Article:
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HRN Original Blog:
Toasting with Andrew Champagne

California Chrome and the Rise of Los Alamitos

California Chrome and Champagne 615 X 400

 

The most valuable member of the public relations office at Los Alamitos doesn’t sit behind a desk. He doesn’t have an Employee of the Month parking space, a plaque on the wall, or a boss clad in a suit and tie to answer to.

Instead, California Chrome has done all his work on racetracks from coast to coast. The Cal-bred That Could won three consecutive million-dollar races in April and May, and took the sport of horse racing on a wild ride that culminated in early-June at Belmont Park.

California Chrome’s Triple Crown run is over, and for the 12th time since 1978, horse racing was denied an equine immortal on a late-spring afternoon in Elmont, New York. While that story has ended, though, another, the one where a quarter-horse track in Southern California replaces one of the most storied venues in racing, is just beginning.

**************

It wasn’t supposed to end this way for Betfair Hollywood Park. Once a playground for the rich and famous, the track next to The Great Western Forum hosted Breeders’ Cup events and served as an exhibition of some of racing’s all-time greats. Citation became the sport’s first equine millionaire there. Seabiscuit won the first-ever Hollywood Gold Cup by bounding through its stretch. Affirmed, Round Table, and Swaps amazed fans there, as did recent stars such as Lava Man and Game On Dude.

None of that mattered, though, when higher-ups decided to close the track in May of 2013. The land was too valuable to leave undeveloped, and after Betfair Hollywood Park’s final race in December, the gates were shut once and for all.

A restructured racing calendar was finalized. As expected, Santa Anita and Del Mar, longtime stalwarts of Southern California racing, picked up dates. What may have opened some eyes, though, was the announcement that Los Alamitos would host thoroughbred-only meets in July and December.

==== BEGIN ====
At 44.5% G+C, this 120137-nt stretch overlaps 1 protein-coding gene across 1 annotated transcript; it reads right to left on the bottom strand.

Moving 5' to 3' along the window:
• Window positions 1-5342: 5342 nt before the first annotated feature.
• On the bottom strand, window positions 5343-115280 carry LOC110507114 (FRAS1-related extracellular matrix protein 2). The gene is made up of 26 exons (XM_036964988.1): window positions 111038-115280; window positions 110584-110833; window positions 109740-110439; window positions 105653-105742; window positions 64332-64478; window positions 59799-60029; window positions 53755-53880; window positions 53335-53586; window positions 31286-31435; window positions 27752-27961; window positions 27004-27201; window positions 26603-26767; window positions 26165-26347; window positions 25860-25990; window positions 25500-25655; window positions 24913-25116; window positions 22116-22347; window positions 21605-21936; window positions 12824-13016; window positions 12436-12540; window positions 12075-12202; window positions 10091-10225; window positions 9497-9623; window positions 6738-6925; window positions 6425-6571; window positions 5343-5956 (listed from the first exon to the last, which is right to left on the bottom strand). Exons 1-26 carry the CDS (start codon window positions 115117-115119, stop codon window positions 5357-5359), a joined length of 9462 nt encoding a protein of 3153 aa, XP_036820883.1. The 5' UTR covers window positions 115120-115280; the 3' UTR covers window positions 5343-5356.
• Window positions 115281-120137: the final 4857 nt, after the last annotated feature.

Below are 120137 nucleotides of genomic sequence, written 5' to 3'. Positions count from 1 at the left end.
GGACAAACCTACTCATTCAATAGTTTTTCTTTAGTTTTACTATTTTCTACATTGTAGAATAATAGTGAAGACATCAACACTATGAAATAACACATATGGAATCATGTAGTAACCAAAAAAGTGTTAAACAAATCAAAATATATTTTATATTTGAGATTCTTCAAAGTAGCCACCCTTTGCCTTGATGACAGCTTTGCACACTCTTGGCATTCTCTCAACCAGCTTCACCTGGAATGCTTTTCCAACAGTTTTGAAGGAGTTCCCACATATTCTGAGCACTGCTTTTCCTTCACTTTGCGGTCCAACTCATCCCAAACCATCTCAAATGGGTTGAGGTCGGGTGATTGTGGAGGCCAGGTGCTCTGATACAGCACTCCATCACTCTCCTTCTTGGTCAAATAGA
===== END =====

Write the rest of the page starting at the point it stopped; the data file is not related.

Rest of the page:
“It’s a great opportunity,” Los Alamitos marketing and publicity director Orlando Gutierrez said. “We have great support from the industry, and there was never any doubt we could have a successful meet.”

A 21-year employee of Los Alamitos, Gutierrez has long played a substantial role in the operations of one of the top quarter horse venues in America. The upcoming July meet, though, brings an array of new challenges, ones that prompted several sweeping changes to the track and its surrounding area.
 
 

The track itself, which was once a five-furlong oval, is now one mile in circumference, with a homestretch measuring 1,380 feet (making it the longest in the country). Additionally, hundreds of new stalls are being built, as is a new winner’s circle, and The Vessels Club, Los Al’s upscale restaurant, has been reconfigured to allow for more patio seating.

One concern some observers had was a possible conflict between thoroughbred trainers and quarter horse trainers, especially given the relatively small barn area at Los Alamitos. However, Gutierrez says members of both communities have worked together in spectacular fashion.

“One trainer said, ‘Hey, we’re all horsemen, we’re all out here for the horse,’” he added. “The way everybody’s been getting along has been great.”

**************

A sign outside Los Alamitos on Katella Avenue welcomes race-goers to the home of Kentucky Derby winner California Chrome. Like seemingly everything else about California Chrome, his home track is blue-collar, surrounded by a Costco on one side and a church on the other.